Royal Marine Officer

Discussion in 'Joining Up - Royal Navy Recruiting' started by kyle592, Mar 14, 2007.

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  1. Evening Ladies and Gents,

    Well I have been sitting and pondering about this for a while as a future career choice for me, but I have an issue; would I have a greater chance of passing officer selection procedures if I have been to University? Not on the fact of I would have a degree but on maturity and "life experience".
    I am currently in my first year of A-Levels, so there is no great haste in my decision making, but I am not overly keen on the idea of going to University especially because of the costs and dept that follows.

    Also, would a career as a Royal Marines Officer be a good career if I was to later choose to leave the Royal Marines and become a civilian Police Officer?

    Replies will be much appreciated,

    Kyle.
     
  2. Have alook at some of the threads on the corps section quite a few people have all ready asked this and there is some good advice on them
     
  3. I am not sure, I have been told that the Navy (and therefore Marines) like 'em young, because if you make a long-term career out of it, they have you for longer.

    Best person to speak to I would say is a Royal Marines Careers Officer.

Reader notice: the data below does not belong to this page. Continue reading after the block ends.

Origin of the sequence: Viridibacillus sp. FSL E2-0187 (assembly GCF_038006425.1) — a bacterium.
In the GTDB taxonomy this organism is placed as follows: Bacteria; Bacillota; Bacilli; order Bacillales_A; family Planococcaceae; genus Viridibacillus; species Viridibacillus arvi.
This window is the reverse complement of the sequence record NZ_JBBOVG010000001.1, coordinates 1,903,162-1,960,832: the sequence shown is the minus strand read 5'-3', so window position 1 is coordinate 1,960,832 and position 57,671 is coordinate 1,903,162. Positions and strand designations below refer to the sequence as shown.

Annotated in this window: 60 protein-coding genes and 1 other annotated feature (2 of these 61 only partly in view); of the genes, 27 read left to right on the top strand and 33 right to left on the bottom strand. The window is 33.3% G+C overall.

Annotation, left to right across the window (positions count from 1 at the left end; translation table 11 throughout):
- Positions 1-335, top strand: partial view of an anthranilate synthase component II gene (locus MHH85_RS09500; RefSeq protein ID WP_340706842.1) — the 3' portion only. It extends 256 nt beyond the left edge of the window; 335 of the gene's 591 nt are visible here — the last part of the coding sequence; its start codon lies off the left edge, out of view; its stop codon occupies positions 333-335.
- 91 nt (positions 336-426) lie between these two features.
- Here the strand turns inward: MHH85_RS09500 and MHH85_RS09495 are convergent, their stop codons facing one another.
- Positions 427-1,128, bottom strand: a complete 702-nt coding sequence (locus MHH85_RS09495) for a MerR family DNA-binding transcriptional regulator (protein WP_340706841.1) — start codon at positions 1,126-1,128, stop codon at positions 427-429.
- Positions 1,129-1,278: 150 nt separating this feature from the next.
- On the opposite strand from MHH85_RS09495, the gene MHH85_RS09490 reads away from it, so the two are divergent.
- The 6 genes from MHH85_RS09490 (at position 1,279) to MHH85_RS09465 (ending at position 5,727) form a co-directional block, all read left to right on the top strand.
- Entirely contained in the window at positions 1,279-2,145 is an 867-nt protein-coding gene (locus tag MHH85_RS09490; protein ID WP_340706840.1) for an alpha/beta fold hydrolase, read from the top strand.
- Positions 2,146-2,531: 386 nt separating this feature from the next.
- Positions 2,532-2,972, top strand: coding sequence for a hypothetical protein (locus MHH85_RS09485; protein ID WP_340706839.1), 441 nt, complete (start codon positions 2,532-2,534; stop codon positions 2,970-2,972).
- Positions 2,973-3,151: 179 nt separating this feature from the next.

4. I think that my thoughts on education are well known on the site. If you want to go to university then study for a worthwhile degree (not media studies or other mickey mouse degree). While service as a Royal Marine officer will undoubtedly prove useful in most occupations a good degree added to this will improve your employment prospects.
    Universities close to home means that you can remain living with your parents and hopefully keep your debts low. You will of course miss out on that part of student life which comes of living on your own. This you can make up for once your degree has been completed and you join the Royal Marines.
    It used to be possible to be sponsored by the armed forces if the degree you were taking was one which they wanted. Now is the time to enquire about this and perhaps use this to your advantage.
    best of luck with whatever decision you make.
     
  5. Swings and roundabouts tbh

    There are opportunities for both grads and non-grads in the service, the main issue nowadays being that degrees are ten-a-penny so the proportion of non-grad entry is getting quite low. You have to perform very well at AIB to make up the difference.

    The main limitation as a non-grad would be getting onto some of the more interesting courses mid career, which tend to be at Masters level, but that really depends on the direction you'd want to take.

    Personally I would advocate getting a sensible degree, you can do the AIB early and perhaps get bursary support or join the RNR/ RMR whilst you study to bring in some income.

    In terms of the future usefulness of the career, the skills you get a pretty extensible in most fields although if you opted for the police you'd probably find that service as an RM Officer would get you onto a fast-track scheme.
     

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